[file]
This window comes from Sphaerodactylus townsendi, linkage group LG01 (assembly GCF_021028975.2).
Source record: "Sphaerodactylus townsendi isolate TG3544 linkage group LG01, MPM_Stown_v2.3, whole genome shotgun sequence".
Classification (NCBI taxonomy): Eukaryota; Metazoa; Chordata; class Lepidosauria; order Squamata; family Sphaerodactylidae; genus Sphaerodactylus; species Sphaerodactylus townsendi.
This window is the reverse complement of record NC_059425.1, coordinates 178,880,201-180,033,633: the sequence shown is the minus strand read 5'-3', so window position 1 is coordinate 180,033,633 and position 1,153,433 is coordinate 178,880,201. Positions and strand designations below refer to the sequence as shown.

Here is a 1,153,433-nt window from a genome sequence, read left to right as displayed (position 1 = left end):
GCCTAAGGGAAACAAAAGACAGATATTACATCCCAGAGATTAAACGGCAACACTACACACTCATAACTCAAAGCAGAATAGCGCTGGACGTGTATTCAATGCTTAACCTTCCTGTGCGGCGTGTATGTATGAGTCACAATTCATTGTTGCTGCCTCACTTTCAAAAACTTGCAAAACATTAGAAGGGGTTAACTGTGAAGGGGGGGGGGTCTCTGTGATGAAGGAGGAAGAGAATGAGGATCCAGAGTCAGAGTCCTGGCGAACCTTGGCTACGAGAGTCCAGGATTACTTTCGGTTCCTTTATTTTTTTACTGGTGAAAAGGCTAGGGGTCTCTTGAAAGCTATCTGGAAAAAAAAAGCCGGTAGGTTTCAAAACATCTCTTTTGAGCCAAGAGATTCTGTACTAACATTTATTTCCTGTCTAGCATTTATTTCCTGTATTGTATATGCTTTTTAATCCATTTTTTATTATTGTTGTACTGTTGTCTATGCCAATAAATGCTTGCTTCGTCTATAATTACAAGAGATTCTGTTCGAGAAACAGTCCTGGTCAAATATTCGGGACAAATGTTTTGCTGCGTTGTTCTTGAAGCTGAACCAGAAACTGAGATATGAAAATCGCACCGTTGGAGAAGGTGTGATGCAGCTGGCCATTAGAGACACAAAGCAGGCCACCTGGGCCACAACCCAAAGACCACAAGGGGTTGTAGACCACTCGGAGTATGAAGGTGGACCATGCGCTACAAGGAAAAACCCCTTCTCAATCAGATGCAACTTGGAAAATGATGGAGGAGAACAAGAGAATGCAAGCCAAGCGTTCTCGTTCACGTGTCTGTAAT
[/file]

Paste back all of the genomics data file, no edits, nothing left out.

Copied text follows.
This window comes from Sphaerodactylus townsendi, linkage group LG01 (assembly GCF_021028975.2).
Source record: "Sphaerodactylus townsendi isolate TG3544 linkage group LG01, MPM_Stown_v2.3, whole genome shotgun sequence".
Classification (NCBI taxonomy): Eukaryota; Metazoa; Chordata; class Lepidosauria; order Squamata; family Sphaerodactylidae; genus Sphaerodactylus; species Sphaerodactylus townsendi.
This window is the reverse complement of record NC_059425.1, coordinates 178,880,201-180,033,633: the sequence shown is the minus strand read 5'-3', so window position 1 is coordinate 180,033,633 and position 1,153,433 is coordinate 178,880,201. Positions and strand designations below refer to the sequence as shown.

Here is a 1,153,433-nt window from a genome sequence, read left to right as displayed (position 1 = left end):
GCCTAAGGGAAACAAAAGACAGATATTACATCCCAGAGATTAAACGGCAACACTACACACTCATAACTCAAAGCAGAATAGCGCTGGACGTGTATTCAATGCTTAACCTTCCTGTGCGGCGTGTATGTATGAGTCACAATTCATTGTTGCTGCCTCACTTTCAAAAACTTGCAAAACATTAGAAGGGGTTAACTGTGAAGGGGGGGGGGTCTCTGTGATGAAGGAGGAAGAGAATGAGGATCCAGAGTCAGAGTCCTGGCGAACCTTGGCTACGAGAGTCCAGGATTACTTTCGGTTCCTTTATTTTTTTACTGGTGAAAAGGCTAGGGGTCTCTTGAAAGCTATCTGGAAAAAAAAAGCCGGTAGGTTTCAAAACATCTCTTTTGAGCCAAGAGATTCTGTACTAACATTTATTTCCTGTCTAGCATTTATTTCCTGTATTGTATATGCTTTTTAATCCATTTTTTATTATTGTTGTACTGTTGTCTATGCCAATAAATGCTTGCTTCGTCTATAATTACAAGAGATTCTGTTCGAGAAACAGTCCTGGTCAAATATTCGGGACAAATGTTTTGCTGCGTTGTTCTTGAAGCTGAACCAGAAACTGAGATATGAAAATCGCACCGTTGGAGAAGGTGTGATGCAGCTGGCCATTAGAGACACAAAGCAGGCCACCTGGGCCACAACCCAAAGACCACAAGGGGTTGTAGACCACTCGGAGTATGAAGGTGGACCATGCGCTACAAGGAAAAACCCCTTCTCAATCAGATGCAACTTGGAAAATGATGGAGGAGAACAAGAGAATGCAAGCCAAGCGTTCTCGTTCACGTGTCTGTAAT